The region's largest meetings exhibition opened yesterday, giving the capital the chance to showcase its facilities and tap the multibillion-dollar global industry. Abu Dhabi invited 280 delegates from around the world to attend the Gulf Incentive, Business Travel and Meetings Exhibition. Held at the Abu Dhabi National Exhibition Centre, the three-day exhibition has attracted international and local exhibitors.
The meetings and conferences sector is seen as a particularly lucrative segment, with conference guests likely to spend three times more than the average leisure tourist, according to analysts. "The meetings segment's contribution to Abu Dhabi's hotel-guest performance rose from 8 per cent in 2008 to 10 per cent last year and we are forging ahead with some highly creative incentive products to persuade the industry that this is a destination which will meet its needs," said Sheikh Sultan bin Tahnoon Al Nahyan, the chairman of Abu Dhabi Tourism Authority.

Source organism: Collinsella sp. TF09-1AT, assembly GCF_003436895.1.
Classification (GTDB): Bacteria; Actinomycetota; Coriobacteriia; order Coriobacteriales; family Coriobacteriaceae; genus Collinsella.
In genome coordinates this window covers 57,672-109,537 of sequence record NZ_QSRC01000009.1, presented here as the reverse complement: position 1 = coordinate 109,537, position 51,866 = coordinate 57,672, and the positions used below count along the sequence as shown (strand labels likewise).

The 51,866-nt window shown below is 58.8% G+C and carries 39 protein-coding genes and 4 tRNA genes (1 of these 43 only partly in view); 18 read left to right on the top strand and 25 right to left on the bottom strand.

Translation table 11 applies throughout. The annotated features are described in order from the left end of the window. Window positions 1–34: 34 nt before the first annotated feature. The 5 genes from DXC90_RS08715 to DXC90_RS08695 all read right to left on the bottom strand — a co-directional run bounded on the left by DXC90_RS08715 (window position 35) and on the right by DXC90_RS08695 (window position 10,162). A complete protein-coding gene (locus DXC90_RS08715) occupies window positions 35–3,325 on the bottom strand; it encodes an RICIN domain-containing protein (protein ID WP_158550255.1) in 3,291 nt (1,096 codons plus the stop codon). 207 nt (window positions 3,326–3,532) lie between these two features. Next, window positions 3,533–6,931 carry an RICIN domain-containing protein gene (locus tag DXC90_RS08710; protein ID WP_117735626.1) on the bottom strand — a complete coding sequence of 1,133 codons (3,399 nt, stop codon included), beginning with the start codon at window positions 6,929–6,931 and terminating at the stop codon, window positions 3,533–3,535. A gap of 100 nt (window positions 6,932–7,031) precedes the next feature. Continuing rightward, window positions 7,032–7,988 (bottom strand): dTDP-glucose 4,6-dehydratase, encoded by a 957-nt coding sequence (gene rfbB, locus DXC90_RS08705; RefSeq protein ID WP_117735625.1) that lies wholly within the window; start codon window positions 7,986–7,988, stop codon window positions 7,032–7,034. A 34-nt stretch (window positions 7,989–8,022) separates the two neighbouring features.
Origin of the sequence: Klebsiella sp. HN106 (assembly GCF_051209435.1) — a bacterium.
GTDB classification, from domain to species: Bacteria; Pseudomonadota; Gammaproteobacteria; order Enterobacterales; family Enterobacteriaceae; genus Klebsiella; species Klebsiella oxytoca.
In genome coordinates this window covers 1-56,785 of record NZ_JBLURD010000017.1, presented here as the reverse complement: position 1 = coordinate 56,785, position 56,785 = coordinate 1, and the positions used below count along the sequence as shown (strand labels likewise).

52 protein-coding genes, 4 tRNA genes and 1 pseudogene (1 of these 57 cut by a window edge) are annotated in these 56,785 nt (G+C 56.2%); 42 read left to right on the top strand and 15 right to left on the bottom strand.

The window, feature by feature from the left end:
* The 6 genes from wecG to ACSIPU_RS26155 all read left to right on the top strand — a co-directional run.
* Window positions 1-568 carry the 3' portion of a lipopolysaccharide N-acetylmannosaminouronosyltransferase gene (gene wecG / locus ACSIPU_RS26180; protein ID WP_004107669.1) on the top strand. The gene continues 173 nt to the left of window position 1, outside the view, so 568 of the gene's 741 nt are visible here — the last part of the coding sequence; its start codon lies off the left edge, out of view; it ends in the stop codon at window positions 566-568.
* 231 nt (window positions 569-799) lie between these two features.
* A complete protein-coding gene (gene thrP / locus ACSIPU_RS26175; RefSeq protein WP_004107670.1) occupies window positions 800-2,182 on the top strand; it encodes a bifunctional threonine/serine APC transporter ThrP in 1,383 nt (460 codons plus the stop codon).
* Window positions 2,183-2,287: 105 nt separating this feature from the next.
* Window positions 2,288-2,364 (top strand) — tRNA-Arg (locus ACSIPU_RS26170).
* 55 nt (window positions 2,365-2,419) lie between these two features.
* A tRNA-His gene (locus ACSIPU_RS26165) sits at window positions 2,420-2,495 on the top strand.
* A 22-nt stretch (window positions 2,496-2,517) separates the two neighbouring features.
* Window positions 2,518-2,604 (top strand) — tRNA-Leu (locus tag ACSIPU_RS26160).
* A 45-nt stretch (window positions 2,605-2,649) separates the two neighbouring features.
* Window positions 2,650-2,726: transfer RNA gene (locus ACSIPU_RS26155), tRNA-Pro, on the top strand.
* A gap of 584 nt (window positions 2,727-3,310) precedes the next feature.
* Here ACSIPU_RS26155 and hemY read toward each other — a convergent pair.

Business travellers account for about 75 per cent of Abu Dhabi's tourism and the capital is likely to remain reliant on this sector, according to hoteliers. "Abu Dhabi remains a very attractive business destination," said Selim el Zyr, the president and chief executive of Rotana Hotels. "The tourism sector will take some time to build up because we don't yet have the real resorts that [tourists are] attracted to.
"The number of tourists will increase tremendously when Saadiyat and the island resorts are on board. It will take a couple of years." Analysts say Abu Dhabi is likely to become more appealing as a destination as it develops a wider range of hotels and its rates decline. Development such as the Saadiyat Beach Golf Club course, as well as the Ferrari World theme park and the links golf course on Yas Island, which opens later this year, are designed to help attract conference guests to the capital.